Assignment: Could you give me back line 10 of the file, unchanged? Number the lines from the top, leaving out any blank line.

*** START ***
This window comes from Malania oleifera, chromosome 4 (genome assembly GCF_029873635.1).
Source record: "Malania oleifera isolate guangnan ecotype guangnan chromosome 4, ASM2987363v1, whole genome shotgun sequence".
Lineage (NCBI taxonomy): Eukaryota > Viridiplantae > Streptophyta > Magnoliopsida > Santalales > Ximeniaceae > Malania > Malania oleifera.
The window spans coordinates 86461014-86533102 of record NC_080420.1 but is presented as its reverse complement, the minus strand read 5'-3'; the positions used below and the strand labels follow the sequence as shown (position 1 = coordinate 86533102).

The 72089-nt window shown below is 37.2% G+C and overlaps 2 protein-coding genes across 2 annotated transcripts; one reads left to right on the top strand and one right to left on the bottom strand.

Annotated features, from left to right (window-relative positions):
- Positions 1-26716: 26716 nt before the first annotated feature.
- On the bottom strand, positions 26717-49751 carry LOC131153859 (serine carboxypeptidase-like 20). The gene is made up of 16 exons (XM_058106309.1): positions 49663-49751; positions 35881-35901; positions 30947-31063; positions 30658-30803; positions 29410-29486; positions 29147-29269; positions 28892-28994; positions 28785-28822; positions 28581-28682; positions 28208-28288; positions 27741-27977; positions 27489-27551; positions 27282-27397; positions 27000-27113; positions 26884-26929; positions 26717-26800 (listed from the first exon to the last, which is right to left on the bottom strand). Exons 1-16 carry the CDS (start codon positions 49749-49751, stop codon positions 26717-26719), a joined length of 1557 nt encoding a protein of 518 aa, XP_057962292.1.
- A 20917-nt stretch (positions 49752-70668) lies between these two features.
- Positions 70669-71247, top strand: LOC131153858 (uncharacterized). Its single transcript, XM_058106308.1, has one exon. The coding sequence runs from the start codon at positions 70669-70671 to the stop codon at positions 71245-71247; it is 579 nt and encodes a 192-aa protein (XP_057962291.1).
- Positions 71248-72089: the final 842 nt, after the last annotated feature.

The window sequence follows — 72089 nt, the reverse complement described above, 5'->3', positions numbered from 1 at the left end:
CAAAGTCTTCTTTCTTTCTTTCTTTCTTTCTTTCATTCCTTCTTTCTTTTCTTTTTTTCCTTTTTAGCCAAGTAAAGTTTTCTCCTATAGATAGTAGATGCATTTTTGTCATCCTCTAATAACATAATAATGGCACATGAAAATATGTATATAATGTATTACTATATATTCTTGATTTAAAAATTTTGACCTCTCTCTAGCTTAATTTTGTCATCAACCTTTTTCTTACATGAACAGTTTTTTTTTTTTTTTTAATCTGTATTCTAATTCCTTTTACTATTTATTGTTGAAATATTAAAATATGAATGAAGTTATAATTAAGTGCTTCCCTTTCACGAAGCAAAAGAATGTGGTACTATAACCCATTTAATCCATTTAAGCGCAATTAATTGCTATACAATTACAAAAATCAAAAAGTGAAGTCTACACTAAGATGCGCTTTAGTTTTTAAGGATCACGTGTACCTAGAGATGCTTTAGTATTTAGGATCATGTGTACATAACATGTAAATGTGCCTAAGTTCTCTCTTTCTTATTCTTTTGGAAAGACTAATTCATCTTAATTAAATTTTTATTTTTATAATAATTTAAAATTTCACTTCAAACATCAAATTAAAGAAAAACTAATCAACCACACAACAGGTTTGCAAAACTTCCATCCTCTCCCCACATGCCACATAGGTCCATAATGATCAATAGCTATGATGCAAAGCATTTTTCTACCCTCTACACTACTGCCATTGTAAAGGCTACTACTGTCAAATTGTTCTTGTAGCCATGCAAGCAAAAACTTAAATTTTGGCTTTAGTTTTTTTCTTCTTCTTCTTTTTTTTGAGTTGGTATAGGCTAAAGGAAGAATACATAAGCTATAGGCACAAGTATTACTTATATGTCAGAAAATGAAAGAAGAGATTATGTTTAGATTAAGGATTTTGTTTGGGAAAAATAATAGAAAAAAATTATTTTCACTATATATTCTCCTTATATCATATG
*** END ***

- Positions 70669-71247, top strand: LOC131153858 (uncharacterized). Its single transcript, XM_058106308.1, has one exon. The coding sequence runs from the start codon at positions 70669-70671 to the stop codon at positions 71245-71247; it is 579 nt and encodes a 192-aa protein (XP_057962291.1).